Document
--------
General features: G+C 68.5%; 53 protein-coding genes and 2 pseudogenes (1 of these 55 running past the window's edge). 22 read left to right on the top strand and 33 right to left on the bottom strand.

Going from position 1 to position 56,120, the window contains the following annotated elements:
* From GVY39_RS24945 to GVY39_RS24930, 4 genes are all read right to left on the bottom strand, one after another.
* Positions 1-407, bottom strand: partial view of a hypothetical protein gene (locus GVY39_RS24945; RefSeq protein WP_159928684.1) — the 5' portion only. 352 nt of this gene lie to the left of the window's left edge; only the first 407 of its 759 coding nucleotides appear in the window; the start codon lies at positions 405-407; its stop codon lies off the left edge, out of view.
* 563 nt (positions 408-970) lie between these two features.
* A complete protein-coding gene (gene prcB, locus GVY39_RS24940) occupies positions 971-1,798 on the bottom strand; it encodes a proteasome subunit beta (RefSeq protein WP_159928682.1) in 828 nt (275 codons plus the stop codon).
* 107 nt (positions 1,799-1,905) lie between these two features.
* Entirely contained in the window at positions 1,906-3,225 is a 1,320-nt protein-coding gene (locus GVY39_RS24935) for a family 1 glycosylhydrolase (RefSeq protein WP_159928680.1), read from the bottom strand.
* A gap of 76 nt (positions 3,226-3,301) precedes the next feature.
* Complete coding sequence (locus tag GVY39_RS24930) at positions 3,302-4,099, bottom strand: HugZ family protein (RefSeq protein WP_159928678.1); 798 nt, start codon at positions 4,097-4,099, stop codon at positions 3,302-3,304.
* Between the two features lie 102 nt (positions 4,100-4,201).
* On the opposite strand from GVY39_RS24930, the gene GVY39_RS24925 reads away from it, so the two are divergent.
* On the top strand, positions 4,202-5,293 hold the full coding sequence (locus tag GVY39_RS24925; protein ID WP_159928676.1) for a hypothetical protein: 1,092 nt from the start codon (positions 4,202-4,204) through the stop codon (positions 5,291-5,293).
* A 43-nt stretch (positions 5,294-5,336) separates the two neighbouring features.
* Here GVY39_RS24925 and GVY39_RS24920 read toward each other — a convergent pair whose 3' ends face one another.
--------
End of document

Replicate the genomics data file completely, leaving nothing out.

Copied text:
General features: G+C 68.5%; 53 protein-coding genes and 2 pseudogenes (1 of these 55 running past the window's edge). 22 read left to right on the top strand and 33 right to left on the bottom strand.

Going from position 1 to position 56,120, the window contains the following annotated elements:
* From GVY39_RS24945 to GVY39_RS24930, 4 genes are all read right to left on the bottom strand, one after another.
* Positions 1-407, bottom strand: partial view of a hypothetical protein gene (locus GVY39_RS24945; RefSeq protein WP_159928684.1) — the 5' portion only. 352 nt of this gene lie to the left of the window's left edge; only the first 407 of its 759 coding nucleotides appear in the window; the start codon lies at positions 405-407; its stop codon lies off the left edge, out of view.
* 563 nt (positions 408-970) lie between these two features.
* A complete protein-coding gene (gene prcB, locus GVY39_RS24940) occupies positions 971-1,798 on the bottom strand; it encodes a proteasome subunit beta (RefSeq protein WP_159928682.1) in 828 nt (275 codons plus the stop codon).
* 107 nt (positions 1,799-1,905) lie between these two features.
* Entirely contained in the window at positions 1,906-3,225 is a 1,320-nt protein-coding gene (locus GVY39_RS24935) for a family 1 glycosylhydrolase (RefSeq protein WP_159928680.1), read from the bottom strand.
* A gap of 76 nt (positions 3,226-3,301) precedes the next feature.
* Complete coding sequence (locus tag GVY39_RS24930) at positions 3,302-4,099, bottom strand: HugZ family protein (RefSeq protein WP_159928678.1); 798 nt, start codon at positions 4,097-4,099, stop codon at positions 3,302-3,304.
* Between the two features lie 102 nt (positions 4,100-4,201).
* On the opposite strand from GVY39_RS24930, the gene GVY39_RS24925 reads away from it, so the two are divergent.
* On the top strand, positions 4,202-5,293 hold the full coding sequence (locus tag GVY39_RS24925; protein ID WP_159928676.1) for a hypothetical protein: 1,092 nt from the start codon (positions 4,202-4,204) through the stop codon (positions 5,291-5,293).
* A 43-nt stretch (positions 5,294-5,336) separates the two neighbouring features.
* Here GVY39_RS24925 and GVY39_RS24920 read toward each other — a convergent pair whose 3' ends face one another.